Parents need support to find ways to optimise their own sleep without seeing their preterm infant's sleeping patterns as a problem

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Parents need support to find ways to optimise their own sleep without seeing their preterm infant's sleeping patterns as a problem. / Blomqvist, Ylva Thernström; Nyqvist, Kerstin Hedberg; Rubertsson, Christine; Funkquist, Eva Lotta.

I: Acta Paediatrica, International Journal of Paediatrics, Vol. 106, Nr. 2, 01.02.2017, s. 223-228.

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T1 - Parents need support to find ways to optimise their own sleep without seeing their preterm infant's sleeping patterns as a problem

AU - Blomqvist, Ylva Thernström

AU - Nyqvist, Kerstin Hedberg

AU - Rubertsson, Christine

AU - Funkquist, Eva Lotta

PY - 2017/2/1

Y1 - 2017/2/1

N2 - Aim: This study described how parents perceived their own sleep, and their infants’, during neonatal intensive care unit (NICU) admission and after discharge. It also explored the infants’ sleeping location at home. Methods: The study was conducted in the NICUs of two Swedish university hospitals. The parents of 86 infants – 86 mothers and 84 fathers – answered questionnaires during their infants’ hospital stay, at discharge and at the infants’ corrected ages of two, six and 12 months. The parents’ own sleep was explored with the Insomnia Severity Index. Results: Mothers reported more severe insomnia than fathers during their infants’ hospitalisation, and these higher insomnia severity scores were associated with more severe infant sleep problems at discharge (p = 0.027) and at two months (p = 0.006) and 12 months (p = 0.002) of corrected age. During the study period, 4%–10% of the parents reported severe or very severe infant sleeping problems. The bed-sharing rate was 75% after discharge and about 60% at the corrected age of 12 months. Conclusion: Maternal insomnia during an infant's hospital stay was associated with later perceptions of sleep problems in their children. Parents need support to find solutions for optimal sleep without seeing their child's sleeping patterns as a problem.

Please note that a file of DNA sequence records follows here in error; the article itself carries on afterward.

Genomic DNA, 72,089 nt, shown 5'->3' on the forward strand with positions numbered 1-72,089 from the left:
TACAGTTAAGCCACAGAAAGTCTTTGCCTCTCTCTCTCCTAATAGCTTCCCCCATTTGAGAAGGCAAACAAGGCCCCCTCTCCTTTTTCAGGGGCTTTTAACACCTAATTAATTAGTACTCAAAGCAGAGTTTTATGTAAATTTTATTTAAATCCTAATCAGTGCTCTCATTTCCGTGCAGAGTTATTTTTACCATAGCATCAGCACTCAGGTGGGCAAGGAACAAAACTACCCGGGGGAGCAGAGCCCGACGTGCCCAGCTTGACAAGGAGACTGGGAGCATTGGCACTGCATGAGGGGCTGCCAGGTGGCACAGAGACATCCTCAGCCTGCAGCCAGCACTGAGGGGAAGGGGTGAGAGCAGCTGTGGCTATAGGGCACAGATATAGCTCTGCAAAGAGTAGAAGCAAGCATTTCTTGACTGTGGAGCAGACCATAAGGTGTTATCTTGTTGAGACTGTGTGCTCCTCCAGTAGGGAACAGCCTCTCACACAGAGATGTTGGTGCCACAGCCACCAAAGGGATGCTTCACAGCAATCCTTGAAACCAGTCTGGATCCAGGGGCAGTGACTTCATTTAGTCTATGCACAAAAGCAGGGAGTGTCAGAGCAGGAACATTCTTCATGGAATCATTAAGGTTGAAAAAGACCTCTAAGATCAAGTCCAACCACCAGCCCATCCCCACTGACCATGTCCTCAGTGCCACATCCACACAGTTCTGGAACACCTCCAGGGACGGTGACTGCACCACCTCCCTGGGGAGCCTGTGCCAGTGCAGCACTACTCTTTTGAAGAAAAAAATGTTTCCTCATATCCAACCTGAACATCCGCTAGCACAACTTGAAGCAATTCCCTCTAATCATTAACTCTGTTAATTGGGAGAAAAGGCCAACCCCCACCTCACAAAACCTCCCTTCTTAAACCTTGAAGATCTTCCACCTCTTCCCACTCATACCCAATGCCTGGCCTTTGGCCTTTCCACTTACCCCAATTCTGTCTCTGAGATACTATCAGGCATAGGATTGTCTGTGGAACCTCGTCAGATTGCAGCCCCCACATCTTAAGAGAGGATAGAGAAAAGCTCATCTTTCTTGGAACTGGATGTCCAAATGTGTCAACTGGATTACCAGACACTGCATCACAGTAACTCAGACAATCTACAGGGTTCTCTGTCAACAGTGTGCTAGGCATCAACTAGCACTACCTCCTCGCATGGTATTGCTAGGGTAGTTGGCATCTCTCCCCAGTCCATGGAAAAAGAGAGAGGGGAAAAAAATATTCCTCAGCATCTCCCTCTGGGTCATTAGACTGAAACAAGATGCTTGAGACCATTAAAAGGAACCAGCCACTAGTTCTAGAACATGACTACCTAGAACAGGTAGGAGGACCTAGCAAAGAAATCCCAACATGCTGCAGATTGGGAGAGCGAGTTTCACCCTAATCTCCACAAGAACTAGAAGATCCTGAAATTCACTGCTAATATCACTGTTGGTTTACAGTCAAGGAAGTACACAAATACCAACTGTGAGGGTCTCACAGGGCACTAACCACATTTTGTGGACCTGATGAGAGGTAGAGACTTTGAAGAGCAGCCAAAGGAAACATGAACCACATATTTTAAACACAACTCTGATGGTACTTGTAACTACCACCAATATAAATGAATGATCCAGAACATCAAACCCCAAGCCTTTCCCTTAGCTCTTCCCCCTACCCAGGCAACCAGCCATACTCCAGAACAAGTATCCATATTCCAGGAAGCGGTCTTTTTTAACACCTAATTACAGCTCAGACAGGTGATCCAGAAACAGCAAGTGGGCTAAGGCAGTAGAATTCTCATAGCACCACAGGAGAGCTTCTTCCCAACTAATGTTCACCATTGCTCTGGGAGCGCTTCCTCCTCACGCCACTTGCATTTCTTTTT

AB - Aim: This study described how parents perceived their own sleep, and their infants’, during neonatal intensive care unit (NICU) admission and after discharge. It also explored the infants’ sleeping location at home. Methods: The study was conducted in the NICUs of two Swedish university hospitals. The parents of 86 infants – 86 mothers and 84 fathers – answered questionnaires during their infants’ hospital stay, at discharge and at the infants’ corrected ages of two, six and 12 months. The parents’ own sleep was explored with the Insomnia Severity Index. Results: Mothers reported more severe insomnia than fathers during their infants’ hospitalisation, and these higher insomnia severity scores were associated with more severe infant sleep problems at discharge (p = 0.027) and at two months (p = 0.006) and 12 months (p = 0.002) of corrected age. During the study period, 4%–10% of the parents reported severe or very severe infant sleeping problems. The bed-sharing rate was 75% after discharge and about 60% at the corrected age of 12 months. Conclusion: Maternal insomnia during an infant's hospital stay was associated with later perceptions of sleep problems in their children. Parents need support to find solutions for optimal sleep without seeing their child's sleeping patterns as a problem.

KW - Bed-sharing

KW - Insomnia

KW - Neonatal intensive care unit

KW - Preterm infants

KW - Sleep problems

UR - http://www.scopus.com/inward/record.url?scp=85008256641&partnerID=8YFLogxK

U2 - 10.1111/apa.13660

DO - 10.1111/apa.13660

M3 - Article

VL - 106

SP - 223

EP - 228

JO - Acta Pædiatrica

T2 - Acta Pædiatrica

JF - Acta Pædiatrica

SN - 1651-2227

IS - 2

ER -